Shichi Fukujin are the Seven Gods of Luck and Good Fortune in Japan. Each one of them symbolizes a virtue: Honesty, Fortune, Dignity. Amiability, Longevity, Happiness and Wisdom.
They were chosen from Hinduist, Buddhist, Taoist and Shintoist gods or saints, and settled into Japanese Folklore Gods, believed to have been grouped together around 17th century.
The Seven Gods of Luck and Good Fortune are:
Also known as Yebisu, he is the God of Fishing, Shipping and Commerce and is the only one to have his origins in Japan. Ebisu is very popular among the people who works in the food industry (farmers and sailors) as is commonly presented wearing formal court clothes or hunting robes. He is often presented with a fishing rod in his right hand and a large red sea bream under his left arm. The virtue he represents is Honesty.
Originally, he was a Hindu warrior deity named Mahākāla and once introduced in Japan he became the God of Wealth and Prosperity. He is well known for his happy-looking smile and is often presented with a bag on this shoulder filled with money and a magic mallet standing on two bales of rice. The virtue he represents is Fortune.
Also originally from Indian Buddhism, Bishamonten is the God of Warriors (not war) He is also a God of Defense Against Evil. Almost always dressed in armor with a fierce look and standing over one or two demons symbolizing the defeat of evil. In one hand he has a weapon to fight against evil influences and suppress the enemies. On the other hand he holds a treasure pagoda or stupa, which is his main identifying attribute. The virtue he represents is Dignity.
The only female of the Shichi Fukujin is Benzaiten (a.k.a Benten) and is originally the Hindu goddess of water. In its japanese representation, she is the Goddess of Arts and Knowledge. Her common form is a beautiful woman dressed in a flowing Chinese-style dress and playing the biwa, sometimes the flute. The virtue she represents is Joy.
Brought from China’s Taoist-Buddhist traditions, Fukurokuju is the God of Wealth, Happiness, and Longevity. Represented with an elongated forehead and long moustache, he is usually represented with customary clothes of a chinese scholar, holding a walking stick with a scroll tied to it. He is the only one from the seven that has the ability to revive the dead. The virtue he represents is Longevity.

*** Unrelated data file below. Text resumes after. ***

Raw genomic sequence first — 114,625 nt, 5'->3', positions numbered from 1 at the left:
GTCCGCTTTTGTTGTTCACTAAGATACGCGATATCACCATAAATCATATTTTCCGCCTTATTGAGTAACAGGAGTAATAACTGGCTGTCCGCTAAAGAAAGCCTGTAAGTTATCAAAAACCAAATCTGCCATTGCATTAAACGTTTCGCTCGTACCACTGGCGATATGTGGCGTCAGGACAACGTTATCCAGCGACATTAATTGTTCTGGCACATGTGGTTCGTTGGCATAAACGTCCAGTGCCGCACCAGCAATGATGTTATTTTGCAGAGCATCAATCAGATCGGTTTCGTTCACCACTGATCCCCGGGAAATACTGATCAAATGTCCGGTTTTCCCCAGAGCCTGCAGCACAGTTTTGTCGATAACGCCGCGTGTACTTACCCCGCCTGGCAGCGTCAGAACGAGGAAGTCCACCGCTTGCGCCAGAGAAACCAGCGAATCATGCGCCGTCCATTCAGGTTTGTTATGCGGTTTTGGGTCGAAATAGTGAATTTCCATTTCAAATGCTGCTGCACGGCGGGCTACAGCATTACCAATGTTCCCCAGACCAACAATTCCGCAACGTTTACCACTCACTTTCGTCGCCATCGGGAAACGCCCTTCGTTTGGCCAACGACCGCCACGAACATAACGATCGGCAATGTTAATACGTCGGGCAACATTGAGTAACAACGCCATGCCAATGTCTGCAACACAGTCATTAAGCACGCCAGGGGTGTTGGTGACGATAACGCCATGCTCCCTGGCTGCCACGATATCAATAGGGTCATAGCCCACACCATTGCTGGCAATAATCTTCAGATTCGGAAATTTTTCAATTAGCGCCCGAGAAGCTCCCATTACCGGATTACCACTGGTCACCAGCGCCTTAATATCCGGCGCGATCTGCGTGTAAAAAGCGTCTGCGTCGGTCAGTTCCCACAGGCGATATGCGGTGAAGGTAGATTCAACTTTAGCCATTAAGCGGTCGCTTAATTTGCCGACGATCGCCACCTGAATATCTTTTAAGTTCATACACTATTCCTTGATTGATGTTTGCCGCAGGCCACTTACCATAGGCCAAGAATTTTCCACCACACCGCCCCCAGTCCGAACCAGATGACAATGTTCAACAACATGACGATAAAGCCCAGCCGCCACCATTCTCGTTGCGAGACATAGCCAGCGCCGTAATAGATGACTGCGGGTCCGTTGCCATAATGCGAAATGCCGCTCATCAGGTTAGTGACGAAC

From chinese beliefs, Hotei (a.k.a Budai) is the God of Happiness and Abundance. He is supposedly based on an actual person, a Chinese hermit Budaishi (d. 917) He is represented as a Buddhist monk with a smiling face and a prominent belly, holding a sack and a wooden staff, usually seated or sleeping in his bag. Outside Japan, he is known as “Laughing Buddha”. The virtue he represents is Happiness.
He is the God of Wisdom and is commonly presented as an old man wearing a hat with a long white beard holding a knobbled walking staff with a scroll tied to it. He is often confused with Fukurokuju, as both are presented in a very similar way, though in Jurōjin a black deer always accompanies him as a messenger and as symbol of longevity. The virtue he represents is Wisdom.
The Treasure Boat or Takarabune
Throughout Japan, there are many shrines dedicated to all Seven Gods or to each one of them. These shrines were built for people to receive the favours of the gods. Pilgrimages started as a consequence and until today there are routes that you can follow to visit these shrines, especially at the beginning of the year.
A good souvenir from Japan would be a figurine from any of the Shichi Fukujin, there are even straps of netsuke to attach to you cell phone, your school bag, etc.
So now you can add to your schedule a visit to any of these shrines when you come to Japan! ^^
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